Talking with Bombit also helped organise some of my observations about the Philippines, particularly the things holding the country back from economic development. This sparked an interest in development and opportunities to spur economic growth and poverty reduction. Less than two months after our first conversation on the topic, I presented a seminar at La Salle which argued that the School ought to engage with the government and civil society and drive productivity improvements. This won their support and I’m hopeful that the government and the National Economic Development Authority (NEDA) will get onboard too. (Speaking of which — check your email, Caloy!) Productivity is not a simple, easy solution to the problem of mass poverty in the Philippines, but it is a necessary part of the solution. I'll have more on this in a future post.
When I reflect on life in Manila, I mostly just remember the good things: the friendly staff in our apartment building, the leafy park across the road, the Sunday markets up the street with fresh fruit and roasted meats, and the nearby shopping centres (with Montblanc and Scribe!). I also remember how security guards would routinely salute me and wave me past checkpoints and metal detectors, which was nice even if I never quite understood why. (Oddly, not somethingexperienced by the other Australians. Maybe it was the beard!)
But I have to be honest and admit that Manila is far from perfect. You don’t know traffic until you’ve tried to cross the city on a Friday evening: a eight kilometre (five mile) journey once took Lisa four hours! There’s also the pollution, which you can sometimes feel in your throat, and the volume of the place. Every moment on the street is filled with a cacophony of horns, brakes, chatter, singing, dogs, chickens, and so much more. Especially in traffic, chaos is a way of life. Mix in the heat and humidity and it’s a recipe for instant nausea. Even the rain offers no relief: it’s not cooling or cleansing but worsens the humidity and makes everything seem dirtier. Go figure.
There’s also a very different attitude to the value of life. More than 50 people were hit by stray gunfire on New Year, a fact that didn’t even make it to the front page of the newspaper. Right now, there's a wave of killings being carried out by police and vigilantes, targeting drug dealers and users, carried out with the explicit approval of the new president. In an excellent, recent article for Esquire, Butch notes that this policy is supported by the majority of the population and the outrage is largely limited to foreigners, human rights activists, and a few brave locals. Life in the Philippines, especially of the poor, is not given the same sanctity as it is in Australia and I'm not sure I could ever fully adjust to that.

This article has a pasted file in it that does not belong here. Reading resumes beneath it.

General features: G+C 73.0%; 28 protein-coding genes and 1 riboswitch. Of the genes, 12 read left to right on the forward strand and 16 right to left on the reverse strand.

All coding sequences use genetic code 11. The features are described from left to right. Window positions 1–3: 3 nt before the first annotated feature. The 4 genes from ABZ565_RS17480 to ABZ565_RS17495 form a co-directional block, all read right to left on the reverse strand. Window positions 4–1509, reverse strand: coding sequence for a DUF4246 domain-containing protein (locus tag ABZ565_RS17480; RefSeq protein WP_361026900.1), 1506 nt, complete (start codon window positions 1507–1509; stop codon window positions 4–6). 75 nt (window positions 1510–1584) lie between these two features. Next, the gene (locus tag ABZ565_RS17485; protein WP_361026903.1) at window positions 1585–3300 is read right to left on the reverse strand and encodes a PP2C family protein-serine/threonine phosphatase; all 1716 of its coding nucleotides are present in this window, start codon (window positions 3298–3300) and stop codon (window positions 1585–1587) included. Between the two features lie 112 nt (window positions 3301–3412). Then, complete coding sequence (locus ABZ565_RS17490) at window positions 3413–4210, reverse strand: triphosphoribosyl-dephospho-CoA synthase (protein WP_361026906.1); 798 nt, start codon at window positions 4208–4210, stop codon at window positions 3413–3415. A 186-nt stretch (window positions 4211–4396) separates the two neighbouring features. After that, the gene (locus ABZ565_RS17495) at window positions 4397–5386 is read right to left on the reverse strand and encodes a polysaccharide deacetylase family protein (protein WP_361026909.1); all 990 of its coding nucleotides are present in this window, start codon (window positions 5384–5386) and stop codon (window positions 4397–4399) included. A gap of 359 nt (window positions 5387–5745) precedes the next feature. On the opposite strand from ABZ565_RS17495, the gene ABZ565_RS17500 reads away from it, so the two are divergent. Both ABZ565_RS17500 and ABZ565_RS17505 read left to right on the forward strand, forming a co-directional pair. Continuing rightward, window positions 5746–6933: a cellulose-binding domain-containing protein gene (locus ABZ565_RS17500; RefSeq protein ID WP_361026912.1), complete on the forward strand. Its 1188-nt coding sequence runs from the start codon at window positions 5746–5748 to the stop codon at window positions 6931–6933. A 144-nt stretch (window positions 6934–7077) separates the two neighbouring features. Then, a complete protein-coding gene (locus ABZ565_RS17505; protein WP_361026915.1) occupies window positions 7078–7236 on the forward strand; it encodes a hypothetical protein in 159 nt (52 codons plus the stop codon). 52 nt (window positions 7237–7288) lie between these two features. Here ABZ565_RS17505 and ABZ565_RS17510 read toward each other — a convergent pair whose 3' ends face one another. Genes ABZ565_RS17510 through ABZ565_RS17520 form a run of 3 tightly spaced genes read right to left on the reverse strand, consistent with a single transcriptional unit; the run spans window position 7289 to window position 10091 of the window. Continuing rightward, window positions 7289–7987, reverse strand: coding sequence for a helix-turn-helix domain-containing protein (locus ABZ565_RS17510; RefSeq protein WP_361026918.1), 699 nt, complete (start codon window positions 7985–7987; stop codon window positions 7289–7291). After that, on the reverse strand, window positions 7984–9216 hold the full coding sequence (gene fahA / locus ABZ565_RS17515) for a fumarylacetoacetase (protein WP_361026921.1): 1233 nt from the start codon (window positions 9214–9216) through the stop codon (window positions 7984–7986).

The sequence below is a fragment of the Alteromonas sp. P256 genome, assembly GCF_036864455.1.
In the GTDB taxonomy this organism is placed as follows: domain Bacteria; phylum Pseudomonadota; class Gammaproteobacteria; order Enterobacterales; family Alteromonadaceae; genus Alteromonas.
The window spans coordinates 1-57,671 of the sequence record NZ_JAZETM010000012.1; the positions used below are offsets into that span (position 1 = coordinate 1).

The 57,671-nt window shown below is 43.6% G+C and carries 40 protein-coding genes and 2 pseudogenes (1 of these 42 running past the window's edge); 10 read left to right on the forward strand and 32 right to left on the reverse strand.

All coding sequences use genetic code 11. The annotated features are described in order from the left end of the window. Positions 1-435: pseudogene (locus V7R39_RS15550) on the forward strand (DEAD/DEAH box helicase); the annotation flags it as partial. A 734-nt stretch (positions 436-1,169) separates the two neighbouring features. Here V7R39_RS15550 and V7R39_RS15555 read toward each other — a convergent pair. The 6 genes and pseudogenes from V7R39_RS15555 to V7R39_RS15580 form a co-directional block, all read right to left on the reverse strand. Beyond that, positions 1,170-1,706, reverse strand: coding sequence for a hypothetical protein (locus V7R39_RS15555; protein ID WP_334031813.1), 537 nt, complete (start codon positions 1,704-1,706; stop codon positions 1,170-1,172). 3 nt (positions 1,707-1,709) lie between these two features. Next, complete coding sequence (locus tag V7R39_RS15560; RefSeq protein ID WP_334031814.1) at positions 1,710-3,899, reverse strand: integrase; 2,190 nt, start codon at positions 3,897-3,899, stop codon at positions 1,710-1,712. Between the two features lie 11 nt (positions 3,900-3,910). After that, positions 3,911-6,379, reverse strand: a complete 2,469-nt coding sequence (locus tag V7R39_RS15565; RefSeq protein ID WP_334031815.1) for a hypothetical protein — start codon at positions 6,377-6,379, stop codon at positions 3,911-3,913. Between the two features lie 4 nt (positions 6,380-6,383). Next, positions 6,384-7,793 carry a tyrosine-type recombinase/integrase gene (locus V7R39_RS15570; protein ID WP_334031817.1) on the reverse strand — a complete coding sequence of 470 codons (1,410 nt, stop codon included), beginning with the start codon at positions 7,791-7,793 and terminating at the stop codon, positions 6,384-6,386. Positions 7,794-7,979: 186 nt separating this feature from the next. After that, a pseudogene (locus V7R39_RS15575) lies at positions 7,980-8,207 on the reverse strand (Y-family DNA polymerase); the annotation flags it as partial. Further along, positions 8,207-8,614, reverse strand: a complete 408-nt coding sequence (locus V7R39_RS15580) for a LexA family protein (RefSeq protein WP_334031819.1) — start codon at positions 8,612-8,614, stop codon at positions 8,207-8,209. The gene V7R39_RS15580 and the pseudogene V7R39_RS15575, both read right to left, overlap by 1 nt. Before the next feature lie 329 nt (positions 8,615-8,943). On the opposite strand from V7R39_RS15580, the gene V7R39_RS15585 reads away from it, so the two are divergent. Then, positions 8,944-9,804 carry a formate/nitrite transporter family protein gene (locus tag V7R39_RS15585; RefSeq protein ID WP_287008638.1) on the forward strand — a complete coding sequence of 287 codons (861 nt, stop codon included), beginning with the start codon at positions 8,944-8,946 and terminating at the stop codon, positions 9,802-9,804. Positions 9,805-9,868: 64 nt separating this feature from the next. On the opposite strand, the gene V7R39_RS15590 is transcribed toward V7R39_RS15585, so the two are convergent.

Any one of these things would normally be enough to keep me away from a country but, when it comes to the Philippines, none of it really seems to matter. I know that I’m going back someday because there are so many people that I want to see again. I’m looking forward to hearing Butch’s wonderfully rich voice as he tells me about yet another utterly incredible part of his life, debating economic theory or teaching philosophy with Bombit, watching John smooth out another nib, talking to Marian about the challenges of payments processing of staff management, playing with a Pelikan that Claire has “borrowed” from Hazel, drooling over Eliza’s amazing pen collection, listening to Ernesto tell tall tales that blend his love of pens and guns, watching Anthony show off another fascinating acquisition of his, or just playing with Leigh’s absolutely, indescribably amazing Sheaffer with its flexible, factory stub nib. And that’s just the start of it.
When we first flew into Manila, I knew that the pen community would be a part of the adventure — but I only expected it to be one small part. I knew that we’d also be spending time with the other scholars and that we’d be spending time with the wonderful folks at the Australian embassy. I certainly didn’t expect that the pen community would become the main part of the trip for me, the thing that made the journey so enjoyable and fulfilling, nor that it would be the main reason that I would want to return. And, for that, I have to say a long overdue and very well deserved thank you to Butch, Bombit, the FPN-P admin team, and everyone in the community. You turned five months in 2016 into one of the best times in my life.